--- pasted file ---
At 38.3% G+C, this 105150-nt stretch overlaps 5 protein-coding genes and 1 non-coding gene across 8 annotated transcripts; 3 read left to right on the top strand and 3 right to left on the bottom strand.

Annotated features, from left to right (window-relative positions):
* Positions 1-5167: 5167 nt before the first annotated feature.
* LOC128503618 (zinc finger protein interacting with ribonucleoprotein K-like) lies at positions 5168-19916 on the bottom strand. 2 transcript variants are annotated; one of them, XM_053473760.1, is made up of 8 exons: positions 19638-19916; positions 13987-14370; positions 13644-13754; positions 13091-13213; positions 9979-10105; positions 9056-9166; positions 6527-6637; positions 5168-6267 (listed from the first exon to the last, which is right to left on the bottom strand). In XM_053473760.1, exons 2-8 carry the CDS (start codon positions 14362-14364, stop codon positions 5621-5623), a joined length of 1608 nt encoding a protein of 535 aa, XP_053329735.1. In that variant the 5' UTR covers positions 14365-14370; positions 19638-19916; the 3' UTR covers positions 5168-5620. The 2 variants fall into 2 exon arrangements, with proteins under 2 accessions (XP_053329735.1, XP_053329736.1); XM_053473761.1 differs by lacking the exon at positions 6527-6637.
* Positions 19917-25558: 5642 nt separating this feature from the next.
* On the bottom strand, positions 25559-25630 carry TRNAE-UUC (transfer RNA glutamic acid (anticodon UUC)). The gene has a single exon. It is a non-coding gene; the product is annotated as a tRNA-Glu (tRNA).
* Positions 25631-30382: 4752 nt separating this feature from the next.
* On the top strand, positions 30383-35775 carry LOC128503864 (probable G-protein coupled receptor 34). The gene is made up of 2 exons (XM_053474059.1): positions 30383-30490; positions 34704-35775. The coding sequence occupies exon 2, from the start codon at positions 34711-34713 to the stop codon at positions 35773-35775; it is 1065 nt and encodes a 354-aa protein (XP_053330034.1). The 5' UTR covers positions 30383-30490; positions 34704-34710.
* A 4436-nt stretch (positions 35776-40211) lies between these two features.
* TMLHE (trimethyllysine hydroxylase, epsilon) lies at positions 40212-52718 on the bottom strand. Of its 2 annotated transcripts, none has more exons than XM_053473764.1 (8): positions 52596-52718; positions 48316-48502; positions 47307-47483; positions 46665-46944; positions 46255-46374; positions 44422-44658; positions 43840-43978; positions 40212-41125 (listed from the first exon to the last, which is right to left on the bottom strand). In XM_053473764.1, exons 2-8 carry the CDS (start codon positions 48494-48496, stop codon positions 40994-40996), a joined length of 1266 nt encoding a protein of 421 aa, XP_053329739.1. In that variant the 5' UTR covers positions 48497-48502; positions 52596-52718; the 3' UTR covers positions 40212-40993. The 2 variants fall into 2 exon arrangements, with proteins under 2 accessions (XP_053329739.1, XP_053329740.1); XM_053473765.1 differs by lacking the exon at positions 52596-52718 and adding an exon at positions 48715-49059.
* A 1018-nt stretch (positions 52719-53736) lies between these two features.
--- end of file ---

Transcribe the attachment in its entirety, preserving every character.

At 38.3% G+C, this 105150-nt stretch overlaps 5 protein-coding genes and 1 non-coding gene across 8 annotated transcripts; 3 read left to right on the top strand and 3 right to left on the bottom strand.

Annotated features, from left to right (window-relative positions):
* Positions 1-5167: 5167 nt before the first annotated feature.
* LOC128503618 (zinc finger protein interacting with ribonucleoprotein K-like) lies at positions 5168-19916 on the bottom strand. 2 transcript variants are annotated; one of them, XM_053473760.1, is made up of 8 exons: positions 19638-19916; positions 13987-14370; positions 13644-13754; positions 13091-13213; positions 9979-10105; positions 9056-9166; positions 6527-6637; positions 5168-6267 (listed from the first exon to the last, which is right to left on the bottom strand). In XM_053473760.1, exons 2-8 carry the CDS (start codon positions 14362-14364, stop codon positions 5621-5623), a joined length of 1608 nt encoding a protein of 535 aa, XP_053329735.1. In that variant the 5' UTR covers positions 14365-14370; positions 19638-19916; the 3' UTR covers positions 5168-5620. The 2 variants fall into 2 exon arrangements, with proteins under 2 accessions (XP_053329735.1, XP_053329736.1); XM_053473761.1 differs by lacking the exon at positions 6527-6637.
* Positions 19917-25558: 5642 nt separating this feature from the next.
* On the bottom strand, positions 25559-25630 carry TRNAE-UUC (transfer RNA glutamic acid (anticodon UUC)). The gene has a single exon. It is a non-coding gene; the product is annotated as a tRNA-Glu (tRNA).
* Positions 25631-30382: 4752 nt separating this feature from the next.
* On the top strand, positions 30383-35775 carry LOC128503864 (probable G-protein coupled receptor 34). The gene is made up of 2 exons (XM_053474059.1): positions 30383-30490; positions 34704-35775. The coding sequence occupies exon 2, from the start codon at positions 34711-34713 to the stop codon at positions 35773-35775; it is 1065 nt and encodes a 354-aa protein (XP_053330034.1). The 5' UTR covers positions 30383-30490; positions 34704-34710.
* A 4436-nt stretch (positions 35776-40211) lies between these two features.
* TMLHE (trimethyllysine hydroxylase, epsilon) lies at positions 40212-52718 on the bottom strand. Of its 2 annotated transcripts, none has more exons than XM_053473764.1 (8): positions 52596-52718; positions 48316-48502; positions 47307-47483; positions 46665-46944; positions 46255-46374; positions 44422-44658; positions 43840-43978; positions 40212-41125 (listed from the first exon to the last, which is right to left on the bottom strand). In XM_053473764.1, exons 2-8 carry the CDS (start codon positions 48494-48496, stop codon positions 40994-40996), a joined length of 1266 nt encoding a protein of 421 aa, XP_053329739.1. In that variant the 5' UTR covers positions 48497-48502; positions 52596-52718; the 3' UTR covers positions 40212-40993. The 2 variants fall into 2 exon arrangements, with proteins under 2 accessions (XP_053329739.1, XP_053329740.1); XM_053473765.1 differs by lacking the exon at positions 52596-52718 and adding an exon at positions 48715-49059.
* A 1018-nt stretch (positions 52719-53736) lies between these two features.